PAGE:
I get a lot of clients who come in upset about their dry hair. I always follow with the question “What products are you using in your home regimen?” The most popular replies are,
Now, while these listed ingredients can be equally beneficial to your hair, they are not stand alone moisturizers. Essentially, these are popularly misused natural hair products.
The listed ingredients are actually oils. Oils are lubricants used to restore natural oils that may have been stripped during shampooing and/or styling process, and also to seal. But, if not used in conjunction with a really good moisturizing leave in or cream moisturizer, they can seal in dryness and repel any moisture from entering the strands of the hair. The greatest confusion comes from the fact that shea butter in its raw state is creamy or solid. But, this is just the state of the oil before being pressed or liquefied. Now if they are mixed with other essential oils and a moisturizing component, known as a humectant, then it now has the ability to retain moisture. Water is also a good source of moisture, so mixing with water is a better option.
Glycerin and water combined is popular because glycerin too is a humectant. But, if not immersed in moisture, it will actually draw it from the nearest source. This explains why glycerin and water or glycerin laced products work better in the humid summer as opposed to the dry winter.
The humidity in the air, breeds an environment of moisture, allowing it to absorb the moisture from the air into your hair. But, if used in drier conditions, it will actually suck up the moisture in your hair. Be careful with glycerin as its effectiveness is based upon its surrounding conditions/environment.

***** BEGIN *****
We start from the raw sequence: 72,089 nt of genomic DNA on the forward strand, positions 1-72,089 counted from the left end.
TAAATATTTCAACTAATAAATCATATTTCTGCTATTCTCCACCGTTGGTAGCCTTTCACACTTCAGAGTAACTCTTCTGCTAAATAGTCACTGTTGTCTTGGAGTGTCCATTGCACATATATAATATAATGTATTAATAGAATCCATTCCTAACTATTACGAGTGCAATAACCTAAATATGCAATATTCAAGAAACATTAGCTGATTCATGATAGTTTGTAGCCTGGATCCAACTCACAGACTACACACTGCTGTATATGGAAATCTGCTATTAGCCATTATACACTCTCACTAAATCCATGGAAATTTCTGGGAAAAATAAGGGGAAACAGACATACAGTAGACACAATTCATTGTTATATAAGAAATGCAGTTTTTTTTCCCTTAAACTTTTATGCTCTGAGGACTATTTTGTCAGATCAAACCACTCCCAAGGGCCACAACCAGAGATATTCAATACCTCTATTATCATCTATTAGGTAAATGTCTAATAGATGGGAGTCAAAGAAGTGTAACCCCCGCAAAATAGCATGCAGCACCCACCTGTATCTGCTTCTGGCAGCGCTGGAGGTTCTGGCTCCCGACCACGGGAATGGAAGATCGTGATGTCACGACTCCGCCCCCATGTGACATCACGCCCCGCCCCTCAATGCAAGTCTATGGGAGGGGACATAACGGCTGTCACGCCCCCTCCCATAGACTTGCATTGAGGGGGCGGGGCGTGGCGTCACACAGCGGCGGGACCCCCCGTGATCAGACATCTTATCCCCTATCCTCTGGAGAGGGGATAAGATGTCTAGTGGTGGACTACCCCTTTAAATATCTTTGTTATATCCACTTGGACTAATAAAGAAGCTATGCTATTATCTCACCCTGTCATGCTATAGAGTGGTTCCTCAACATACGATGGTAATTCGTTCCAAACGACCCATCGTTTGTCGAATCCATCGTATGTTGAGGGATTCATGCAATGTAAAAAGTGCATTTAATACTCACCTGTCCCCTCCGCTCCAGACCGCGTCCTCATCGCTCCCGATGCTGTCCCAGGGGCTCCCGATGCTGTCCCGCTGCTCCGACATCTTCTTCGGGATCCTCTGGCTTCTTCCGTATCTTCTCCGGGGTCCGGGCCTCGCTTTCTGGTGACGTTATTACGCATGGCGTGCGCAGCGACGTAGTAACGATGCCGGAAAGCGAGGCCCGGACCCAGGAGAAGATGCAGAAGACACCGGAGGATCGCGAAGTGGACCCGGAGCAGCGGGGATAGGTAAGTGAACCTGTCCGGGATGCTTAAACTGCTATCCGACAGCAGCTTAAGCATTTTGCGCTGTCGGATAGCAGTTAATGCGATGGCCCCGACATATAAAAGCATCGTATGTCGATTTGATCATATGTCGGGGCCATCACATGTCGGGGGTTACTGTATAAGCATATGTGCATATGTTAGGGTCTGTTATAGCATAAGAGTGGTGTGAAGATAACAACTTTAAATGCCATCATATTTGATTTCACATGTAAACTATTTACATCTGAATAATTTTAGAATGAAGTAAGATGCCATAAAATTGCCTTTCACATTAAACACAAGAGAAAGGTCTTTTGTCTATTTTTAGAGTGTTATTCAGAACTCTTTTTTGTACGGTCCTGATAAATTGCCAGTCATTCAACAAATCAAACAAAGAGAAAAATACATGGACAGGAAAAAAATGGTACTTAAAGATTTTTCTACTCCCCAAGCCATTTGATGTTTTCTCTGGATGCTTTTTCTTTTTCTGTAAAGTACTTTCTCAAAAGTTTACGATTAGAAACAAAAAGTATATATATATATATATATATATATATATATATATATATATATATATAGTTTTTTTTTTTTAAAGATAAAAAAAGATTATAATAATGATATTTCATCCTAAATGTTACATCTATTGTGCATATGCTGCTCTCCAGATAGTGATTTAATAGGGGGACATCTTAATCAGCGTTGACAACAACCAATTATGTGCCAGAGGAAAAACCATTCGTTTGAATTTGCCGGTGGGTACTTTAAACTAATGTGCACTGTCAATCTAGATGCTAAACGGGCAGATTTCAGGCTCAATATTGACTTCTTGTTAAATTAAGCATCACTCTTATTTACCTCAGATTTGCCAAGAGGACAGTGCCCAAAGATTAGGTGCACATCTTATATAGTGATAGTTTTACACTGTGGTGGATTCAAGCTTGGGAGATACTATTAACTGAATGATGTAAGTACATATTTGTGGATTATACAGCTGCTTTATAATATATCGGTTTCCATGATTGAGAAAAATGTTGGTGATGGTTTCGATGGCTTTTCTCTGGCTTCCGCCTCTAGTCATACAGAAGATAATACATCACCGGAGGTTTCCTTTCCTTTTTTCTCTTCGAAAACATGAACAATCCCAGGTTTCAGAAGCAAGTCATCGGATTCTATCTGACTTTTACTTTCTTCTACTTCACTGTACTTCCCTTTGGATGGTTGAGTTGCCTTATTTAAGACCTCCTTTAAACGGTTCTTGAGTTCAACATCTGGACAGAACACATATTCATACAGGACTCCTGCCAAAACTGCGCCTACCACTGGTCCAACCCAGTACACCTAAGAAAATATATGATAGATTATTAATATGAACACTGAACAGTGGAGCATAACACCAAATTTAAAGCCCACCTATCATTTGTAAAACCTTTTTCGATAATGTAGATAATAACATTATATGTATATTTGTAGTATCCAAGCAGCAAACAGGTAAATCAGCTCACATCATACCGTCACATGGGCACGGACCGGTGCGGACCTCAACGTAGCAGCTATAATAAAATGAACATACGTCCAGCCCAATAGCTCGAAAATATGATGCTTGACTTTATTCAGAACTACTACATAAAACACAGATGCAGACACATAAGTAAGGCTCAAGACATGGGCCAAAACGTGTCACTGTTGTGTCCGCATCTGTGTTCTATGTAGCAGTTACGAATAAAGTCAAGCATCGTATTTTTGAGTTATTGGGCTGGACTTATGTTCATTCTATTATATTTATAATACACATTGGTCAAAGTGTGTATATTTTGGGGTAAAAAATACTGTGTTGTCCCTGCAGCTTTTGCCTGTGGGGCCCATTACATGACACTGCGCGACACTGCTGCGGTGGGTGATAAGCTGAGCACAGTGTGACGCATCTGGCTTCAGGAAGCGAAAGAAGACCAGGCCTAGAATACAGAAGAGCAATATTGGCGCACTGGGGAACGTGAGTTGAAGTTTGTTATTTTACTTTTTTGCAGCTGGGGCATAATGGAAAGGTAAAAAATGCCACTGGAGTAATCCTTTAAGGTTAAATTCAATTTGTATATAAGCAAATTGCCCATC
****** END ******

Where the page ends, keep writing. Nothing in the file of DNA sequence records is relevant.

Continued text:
Coconut oil, though easily passes through cuticle, will give a greasy feel, but doesn’t supply lasting moisture. You may need to reapply as needed. Or mix with other oils like olive oil (this is my favorite combination), avocado oil, or jojoba oil.
1) When seeking a good moisturizer, water should be listed first. This makes a great base.
2) Also, if it is promoting itself as “100%” shea butter, vitamin E, jojoba oil and so on, verify that there isn’t anything else listed. (When mixing your own moisturizer)
3) Other humectants to look for: honey, panthenol, sodium lactate, sorbitol (just to name a few).
4) When purchasing products, read the ingredients. I love spending time in the store reading ingredients and determining which products are true to their advertisement. Ingredients are listed by potency, so for example: if it is said to be moisturizing, yet lists mineral oil as the 2nd ingredient, or alcohol, avoid at all cost.
Mineral oil gives the illusion of moisture, but quickly evaporates, leaving you to have to use more frequently. Products that has alcohol listed within the first 3 ingredients are prone to drying out the hair. Good alcohols are: Cetearyl, Cetyl, and Stearyl. These are fatty alcohols that won’t dry your tresses.